They were handing out Christmas presents this week at the vacant end of an east Macon strip mall where a discount drugstore used to be.
Frozen turkeys and hens.
Boxes of Stove Top stuffing.
Mac and cheese.
To get the stuff you had to be poor and have the paperwork to prove it.
There was a line to get in.
* * *
At the check-in table, a gray-bearded man in his early 80s wearing a crimson sweatshirt and a Santa hat greeted people Tuesday morning. He asked kids and grown-ups alike if they’d been good. Most said they had.
There were a few dozen chairs in the room. Barely a one was empty.
Deborah Cranfill came from over off Houston Avenue where she lives, not far from the Salvation Army office. A lady from that office had knocked on her door one day not long ago and mentioned the gift giveaway. Cranfill, a Savannah native in her late 40s, needed the food.
She’s on disability. She has a bad back to go with her shot hips and knees. She said she’s “lived a man’s life,” rebuilt engines, cut down trees, worked with horses and at Wal-Mart.
“They cut our phone off yesterday,” Cranfill, who lives with a friend, said, “and we’re hoping they don’t cut our gas off tomorrow.”
She looked around the room at more women and children than men.
“A lot of needy people,” Cranfill said of the room where during the course of four days, the Salvation Army would treat about 2,400 locals to Christmas gifts they otherwise could not afford.
Cranfill moved to Macon from Pennsylvania to be closer to Atlanta, where her son, a soldier recently home from the war in Iraq, lives.
“Honey, I don’t want to give you a sad story. Not this holiday,” she said. “I’m walking. I used to be in a wheelchair. I’ve been blessed.”
She recalled her first Christmas memory as a child: “We had a house. It was our house. My mom bought me twin dolls. One cried and the other one laughed.”
While Cranfill told how she had grown up a Navy brat and lived up and down the East Coast, a man from the Salvation Army walked in the room.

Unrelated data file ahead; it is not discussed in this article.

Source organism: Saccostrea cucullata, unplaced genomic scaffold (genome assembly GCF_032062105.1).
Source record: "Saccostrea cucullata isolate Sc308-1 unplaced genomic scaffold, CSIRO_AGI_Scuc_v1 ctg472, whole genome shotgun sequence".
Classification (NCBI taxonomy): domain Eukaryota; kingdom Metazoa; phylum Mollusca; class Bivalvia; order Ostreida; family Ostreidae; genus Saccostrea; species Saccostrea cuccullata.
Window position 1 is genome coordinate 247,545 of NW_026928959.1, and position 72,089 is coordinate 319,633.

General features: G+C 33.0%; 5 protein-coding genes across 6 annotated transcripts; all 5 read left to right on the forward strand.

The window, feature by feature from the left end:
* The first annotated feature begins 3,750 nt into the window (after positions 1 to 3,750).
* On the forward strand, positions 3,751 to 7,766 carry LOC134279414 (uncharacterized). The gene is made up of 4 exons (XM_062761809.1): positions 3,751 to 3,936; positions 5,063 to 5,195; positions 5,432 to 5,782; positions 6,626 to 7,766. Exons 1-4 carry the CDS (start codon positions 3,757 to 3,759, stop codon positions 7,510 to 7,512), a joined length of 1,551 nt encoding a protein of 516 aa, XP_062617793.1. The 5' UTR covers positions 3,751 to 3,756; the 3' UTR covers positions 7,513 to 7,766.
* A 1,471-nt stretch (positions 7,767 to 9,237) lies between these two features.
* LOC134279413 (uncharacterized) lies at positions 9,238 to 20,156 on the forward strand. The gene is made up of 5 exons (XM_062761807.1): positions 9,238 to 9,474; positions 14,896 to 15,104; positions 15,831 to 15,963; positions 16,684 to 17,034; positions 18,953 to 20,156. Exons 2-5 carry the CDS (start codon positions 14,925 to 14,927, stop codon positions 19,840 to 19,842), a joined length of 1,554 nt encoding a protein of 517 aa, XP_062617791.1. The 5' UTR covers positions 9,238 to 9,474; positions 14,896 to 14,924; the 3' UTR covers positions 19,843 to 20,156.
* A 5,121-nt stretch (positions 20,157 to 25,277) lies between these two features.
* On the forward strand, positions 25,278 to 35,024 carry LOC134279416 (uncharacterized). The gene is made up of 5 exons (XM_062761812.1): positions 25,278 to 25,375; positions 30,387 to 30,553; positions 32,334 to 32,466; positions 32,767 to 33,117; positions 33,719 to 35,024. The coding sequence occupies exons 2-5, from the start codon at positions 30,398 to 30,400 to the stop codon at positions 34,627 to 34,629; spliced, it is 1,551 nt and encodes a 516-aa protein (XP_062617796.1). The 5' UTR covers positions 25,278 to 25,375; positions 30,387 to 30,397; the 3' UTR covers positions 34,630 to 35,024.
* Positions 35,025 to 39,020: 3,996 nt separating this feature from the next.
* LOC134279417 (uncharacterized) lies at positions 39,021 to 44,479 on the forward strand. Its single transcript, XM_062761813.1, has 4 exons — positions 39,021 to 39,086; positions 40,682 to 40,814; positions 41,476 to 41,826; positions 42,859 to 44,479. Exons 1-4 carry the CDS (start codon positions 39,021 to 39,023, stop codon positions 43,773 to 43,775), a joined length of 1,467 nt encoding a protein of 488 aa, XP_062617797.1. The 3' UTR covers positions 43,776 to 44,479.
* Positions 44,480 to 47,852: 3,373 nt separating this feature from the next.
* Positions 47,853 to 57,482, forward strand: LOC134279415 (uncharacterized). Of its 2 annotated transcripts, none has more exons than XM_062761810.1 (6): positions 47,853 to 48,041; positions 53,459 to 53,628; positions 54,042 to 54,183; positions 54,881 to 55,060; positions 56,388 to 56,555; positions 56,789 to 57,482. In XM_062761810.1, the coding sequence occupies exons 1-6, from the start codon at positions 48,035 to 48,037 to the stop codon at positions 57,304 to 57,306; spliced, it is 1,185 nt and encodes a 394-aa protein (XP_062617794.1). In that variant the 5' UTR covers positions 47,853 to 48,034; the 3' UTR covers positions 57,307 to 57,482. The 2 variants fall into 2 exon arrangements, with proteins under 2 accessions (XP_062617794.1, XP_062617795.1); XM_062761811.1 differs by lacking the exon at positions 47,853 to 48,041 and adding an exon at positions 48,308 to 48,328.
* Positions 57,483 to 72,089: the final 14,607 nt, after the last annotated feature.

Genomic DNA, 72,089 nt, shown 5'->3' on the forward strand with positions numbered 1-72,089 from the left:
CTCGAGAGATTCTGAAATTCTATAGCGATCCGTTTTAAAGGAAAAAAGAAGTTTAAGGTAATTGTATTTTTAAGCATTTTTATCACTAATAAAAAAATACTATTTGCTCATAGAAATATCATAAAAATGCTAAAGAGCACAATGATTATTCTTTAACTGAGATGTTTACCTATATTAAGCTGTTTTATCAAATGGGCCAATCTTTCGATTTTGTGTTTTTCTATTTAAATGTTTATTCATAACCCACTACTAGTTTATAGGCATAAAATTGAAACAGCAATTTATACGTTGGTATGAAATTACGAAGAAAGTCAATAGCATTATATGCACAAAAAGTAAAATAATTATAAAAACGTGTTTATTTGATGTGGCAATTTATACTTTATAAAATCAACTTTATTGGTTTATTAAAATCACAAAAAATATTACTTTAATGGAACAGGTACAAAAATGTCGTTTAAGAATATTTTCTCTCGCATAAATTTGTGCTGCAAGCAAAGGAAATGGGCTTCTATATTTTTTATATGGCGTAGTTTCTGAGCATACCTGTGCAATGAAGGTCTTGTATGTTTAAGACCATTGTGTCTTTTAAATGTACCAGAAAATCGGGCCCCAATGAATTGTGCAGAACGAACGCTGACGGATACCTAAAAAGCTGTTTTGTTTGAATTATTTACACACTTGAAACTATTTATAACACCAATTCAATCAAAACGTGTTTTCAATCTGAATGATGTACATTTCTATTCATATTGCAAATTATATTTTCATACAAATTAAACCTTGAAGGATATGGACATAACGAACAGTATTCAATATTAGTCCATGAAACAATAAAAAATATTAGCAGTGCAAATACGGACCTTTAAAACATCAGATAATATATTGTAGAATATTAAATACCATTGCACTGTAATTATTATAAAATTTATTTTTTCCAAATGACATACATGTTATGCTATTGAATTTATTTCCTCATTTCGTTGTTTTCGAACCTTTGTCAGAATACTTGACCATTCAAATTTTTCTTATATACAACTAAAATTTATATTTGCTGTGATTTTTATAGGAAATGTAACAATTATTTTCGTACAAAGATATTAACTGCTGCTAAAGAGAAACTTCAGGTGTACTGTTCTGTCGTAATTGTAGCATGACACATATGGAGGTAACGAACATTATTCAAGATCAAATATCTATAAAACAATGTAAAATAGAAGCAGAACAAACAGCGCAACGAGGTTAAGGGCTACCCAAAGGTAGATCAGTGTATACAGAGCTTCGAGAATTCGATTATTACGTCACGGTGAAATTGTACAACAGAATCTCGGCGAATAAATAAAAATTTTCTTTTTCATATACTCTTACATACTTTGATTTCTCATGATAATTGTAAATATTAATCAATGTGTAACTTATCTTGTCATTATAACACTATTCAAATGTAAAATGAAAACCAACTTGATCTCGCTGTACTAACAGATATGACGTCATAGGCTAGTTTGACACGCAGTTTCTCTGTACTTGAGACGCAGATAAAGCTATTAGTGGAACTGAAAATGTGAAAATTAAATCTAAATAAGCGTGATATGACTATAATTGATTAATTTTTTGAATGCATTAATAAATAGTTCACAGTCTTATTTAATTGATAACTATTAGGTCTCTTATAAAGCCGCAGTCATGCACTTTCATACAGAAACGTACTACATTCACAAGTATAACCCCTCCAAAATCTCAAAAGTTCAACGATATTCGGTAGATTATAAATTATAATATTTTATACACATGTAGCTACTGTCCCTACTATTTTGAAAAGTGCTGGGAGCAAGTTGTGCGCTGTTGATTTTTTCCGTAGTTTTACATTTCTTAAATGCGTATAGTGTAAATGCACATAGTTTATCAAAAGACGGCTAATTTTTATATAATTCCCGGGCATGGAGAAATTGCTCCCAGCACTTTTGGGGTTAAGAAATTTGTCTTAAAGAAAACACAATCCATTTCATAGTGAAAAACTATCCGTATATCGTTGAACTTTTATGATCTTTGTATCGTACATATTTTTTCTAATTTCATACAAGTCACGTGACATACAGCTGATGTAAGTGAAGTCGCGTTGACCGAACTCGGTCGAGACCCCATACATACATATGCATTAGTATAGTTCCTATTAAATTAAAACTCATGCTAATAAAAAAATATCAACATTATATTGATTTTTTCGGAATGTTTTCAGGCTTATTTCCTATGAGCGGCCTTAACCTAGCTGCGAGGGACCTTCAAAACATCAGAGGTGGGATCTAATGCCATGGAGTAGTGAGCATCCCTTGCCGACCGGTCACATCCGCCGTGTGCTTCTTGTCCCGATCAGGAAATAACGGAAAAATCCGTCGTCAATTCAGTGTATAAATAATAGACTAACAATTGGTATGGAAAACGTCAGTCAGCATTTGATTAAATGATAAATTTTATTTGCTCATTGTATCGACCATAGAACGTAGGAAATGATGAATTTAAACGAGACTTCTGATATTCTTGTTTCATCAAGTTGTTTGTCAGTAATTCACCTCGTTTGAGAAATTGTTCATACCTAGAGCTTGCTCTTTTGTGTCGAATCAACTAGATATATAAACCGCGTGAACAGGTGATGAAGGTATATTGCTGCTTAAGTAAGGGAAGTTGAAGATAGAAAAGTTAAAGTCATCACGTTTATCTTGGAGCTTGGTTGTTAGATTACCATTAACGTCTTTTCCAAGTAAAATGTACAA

“How many of you know ‘Joy to the World’?” Maj. David Cope asked.
Hands went up.
“If I sing, will you sing with me?” he asked, then sang: “Joy to the worrrld ...”
Many of the 50 or so joined in, passing the time as they waited to hear their names called and collect a shopping cart of Christmas cheer.
When the song ended, Cranfill said, “It’s really weird. I don’t know the song. I was just following along.”
Then she said, “I have to say one thing. We’ve all been blessed.”
* * *
Wednesday morning, a woman in red pajama pants and a purple plaid jacket was sitting in the waiting room. She seemed happy, talkative.
“You know what I’m gonna start doing?” she said to no one in particular. “I’m gonna start giving, stop trying to receive all the time.”
She was 39, unemployed. She’d grown up on Macon’s west side, worked in nursing homes and sorted cotton for the USDA. Most Christmases she relies on the Salvation Army.
When they called her number, she headed for the door. Two teenagers pushed a shopping buggy loaded with toys and groceries to the parking lot. The woman led them toward a borrowed Jeep Cherokee with bald tires. She borrowed it because she thought she’d be picking up a bicycle for her 12-year-old son. She said she requested a bike when she registered for the gift giveaway. But here her presents were and ... no bike.
“I got tears in my eyes,” she said, glaring at a clear-plastic sack of toys.
She said her son “don’t like toys. Where his bike? ... You know what I’m gonna do? I’m gonna give all these gifts to somebody else.”